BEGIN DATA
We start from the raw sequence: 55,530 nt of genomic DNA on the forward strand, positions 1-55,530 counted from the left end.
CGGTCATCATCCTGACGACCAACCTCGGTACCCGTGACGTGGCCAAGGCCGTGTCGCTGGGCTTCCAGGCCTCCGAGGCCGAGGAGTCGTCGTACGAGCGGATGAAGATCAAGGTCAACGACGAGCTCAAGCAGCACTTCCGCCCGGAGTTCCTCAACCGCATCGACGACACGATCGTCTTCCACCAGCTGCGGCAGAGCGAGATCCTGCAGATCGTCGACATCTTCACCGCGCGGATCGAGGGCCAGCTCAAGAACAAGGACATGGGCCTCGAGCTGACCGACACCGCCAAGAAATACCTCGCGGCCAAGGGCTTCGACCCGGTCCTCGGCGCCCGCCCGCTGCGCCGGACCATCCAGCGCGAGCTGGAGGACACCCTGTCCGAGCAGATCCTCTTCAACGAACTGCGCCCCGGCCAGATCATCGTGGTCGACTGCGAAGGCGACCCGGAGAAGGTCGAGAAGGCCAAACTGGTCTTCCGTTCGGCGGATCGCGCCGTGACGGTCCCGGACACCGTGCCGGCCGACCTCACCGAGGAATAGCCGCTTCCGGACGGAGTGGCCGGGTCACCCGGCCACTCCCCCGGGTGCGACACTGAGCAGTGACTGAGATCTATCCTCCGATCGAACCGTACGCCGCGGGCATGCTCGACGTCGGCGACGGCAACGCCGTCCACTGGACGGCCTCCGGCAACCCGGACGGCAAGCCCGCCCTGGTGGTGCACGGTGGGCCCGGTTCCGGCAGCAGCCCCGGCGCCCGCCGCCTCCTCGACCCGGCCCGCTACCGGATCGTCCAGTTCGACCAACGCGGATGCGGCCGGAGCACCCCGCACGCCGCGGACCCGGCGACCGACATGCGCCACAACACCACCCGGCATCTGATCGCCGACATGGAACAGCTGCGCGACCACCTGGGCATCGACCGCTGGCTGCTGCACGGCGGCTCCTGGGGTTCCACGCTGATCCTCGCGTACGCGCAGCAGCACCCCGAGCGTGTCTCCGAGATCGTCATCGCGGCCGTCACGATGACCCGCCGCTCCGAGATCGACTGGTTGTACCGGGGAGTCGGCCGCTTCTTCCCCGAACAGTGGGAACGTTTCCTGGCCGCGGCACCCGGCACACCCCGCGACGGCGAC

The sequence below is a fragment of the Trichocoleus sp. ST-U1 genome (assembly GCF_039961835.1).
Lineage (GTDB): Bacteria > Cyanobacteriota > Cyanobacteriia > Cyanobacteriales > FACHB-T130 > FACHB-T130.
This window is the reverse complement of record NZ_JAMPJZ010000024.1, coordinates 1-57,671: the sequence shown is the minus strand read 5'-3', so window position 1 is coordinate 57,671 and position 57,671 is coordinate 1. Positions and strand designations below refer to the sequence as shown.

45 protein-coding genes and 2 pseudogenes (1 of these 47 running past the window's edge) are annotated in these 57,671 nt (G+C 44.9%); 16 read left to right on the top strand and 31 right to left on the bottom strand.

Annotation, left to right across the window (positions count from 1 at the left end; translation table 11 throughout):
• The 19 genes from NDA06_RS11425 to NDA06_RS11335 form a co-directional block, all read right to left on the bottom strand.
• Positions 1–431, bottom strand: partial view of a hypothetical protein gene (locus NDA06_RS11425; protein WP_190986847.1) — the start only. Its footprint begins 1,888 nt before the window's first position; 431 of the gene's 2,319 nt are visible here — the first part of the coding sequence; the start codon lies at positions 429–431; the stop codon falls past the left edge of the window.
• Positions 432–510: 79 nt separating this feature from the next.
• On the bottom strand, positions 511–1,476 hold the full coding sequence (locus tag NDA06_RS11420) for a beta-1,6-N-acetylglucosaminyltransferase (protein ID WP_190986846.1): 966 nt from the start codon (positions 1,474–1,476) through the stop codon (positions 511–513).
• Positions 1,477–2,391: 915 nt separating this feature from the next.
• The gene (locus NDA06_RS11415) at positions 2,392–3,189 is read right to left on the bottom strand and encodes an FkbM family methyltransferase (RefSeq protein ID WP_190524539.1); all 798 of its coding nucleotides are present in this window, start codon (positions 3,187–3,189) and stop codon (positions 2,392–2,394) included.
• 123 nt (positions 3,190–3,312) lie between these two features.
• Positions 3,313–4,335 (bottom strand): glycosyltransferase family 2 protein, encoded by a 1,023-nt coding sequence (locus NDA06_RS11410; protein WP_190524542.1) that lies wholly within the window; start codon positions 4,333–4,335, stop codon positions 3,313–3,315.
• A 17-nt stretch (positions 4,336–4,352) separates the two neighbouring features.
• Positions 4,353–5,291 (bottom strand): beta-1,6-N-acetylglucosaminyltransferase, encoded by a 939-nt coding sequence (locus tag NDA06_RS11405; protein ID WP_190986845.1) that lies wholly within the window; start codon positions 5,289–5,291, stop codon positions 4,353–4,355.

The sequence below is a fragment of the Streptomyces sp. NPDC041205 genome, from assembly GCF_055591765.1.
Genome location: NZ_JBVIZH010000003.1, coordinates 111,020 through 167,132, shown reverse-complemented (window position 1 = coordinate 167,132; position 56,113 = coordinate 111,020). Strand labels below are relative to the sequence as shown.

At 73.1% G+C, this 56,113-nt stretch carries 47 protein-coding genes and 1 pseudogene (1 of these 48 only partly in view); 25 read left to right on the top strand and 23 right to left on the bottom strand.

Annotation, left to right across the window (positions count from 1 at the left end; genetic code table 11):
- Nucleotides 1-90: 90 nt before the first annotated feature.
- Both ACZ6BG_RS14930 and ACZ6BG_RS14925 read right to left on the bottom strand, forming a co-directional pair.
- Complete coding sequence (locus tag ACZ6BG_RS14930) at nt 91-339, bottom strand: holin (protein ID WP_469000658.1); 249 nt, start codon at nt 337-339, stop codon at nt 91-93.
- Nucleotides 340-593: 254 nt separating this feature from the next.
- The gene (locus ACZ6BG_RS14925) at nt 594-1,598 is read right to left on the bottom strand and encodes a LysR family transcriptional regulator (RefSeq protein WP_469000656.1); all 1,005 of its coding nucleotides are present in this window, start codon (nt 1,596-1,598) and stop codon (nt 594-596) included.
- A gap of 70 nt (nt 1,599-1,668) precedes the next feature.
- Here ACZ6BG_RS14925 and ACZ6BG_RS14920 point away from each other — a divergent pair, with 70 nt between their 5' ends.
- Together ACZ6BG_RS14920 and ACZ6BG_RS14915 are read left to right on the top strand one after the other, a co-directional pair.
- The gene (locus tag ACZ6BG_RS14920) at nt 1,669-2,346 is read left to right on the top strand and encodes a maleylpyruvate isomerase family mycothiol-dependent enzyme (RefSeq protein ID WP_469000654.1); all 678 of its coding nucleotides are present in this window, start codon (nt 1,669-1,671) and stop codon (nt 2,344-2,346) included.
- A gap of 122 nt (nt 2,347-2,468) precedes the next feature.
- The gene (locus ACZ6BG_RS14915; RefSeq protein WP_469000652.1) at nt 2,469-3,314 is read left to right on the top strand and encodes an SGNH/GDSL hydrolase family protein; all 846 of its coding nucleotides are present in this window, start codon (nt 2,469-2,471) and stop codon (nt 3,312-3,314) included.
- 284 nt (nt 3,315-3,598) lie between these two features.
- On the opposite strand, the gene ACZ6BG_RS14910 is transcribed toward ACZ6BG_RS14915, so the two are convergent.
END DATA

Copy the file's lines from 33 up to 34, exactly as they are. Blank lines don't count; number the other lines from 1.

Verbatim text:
- 284 nt (nt 3,315-3,598) lie between these two features.
- On the opposite strand, the gene ACZ6BG_RS14910 is transcribed toward ACZ6BG_RS14915, so the two are convergent.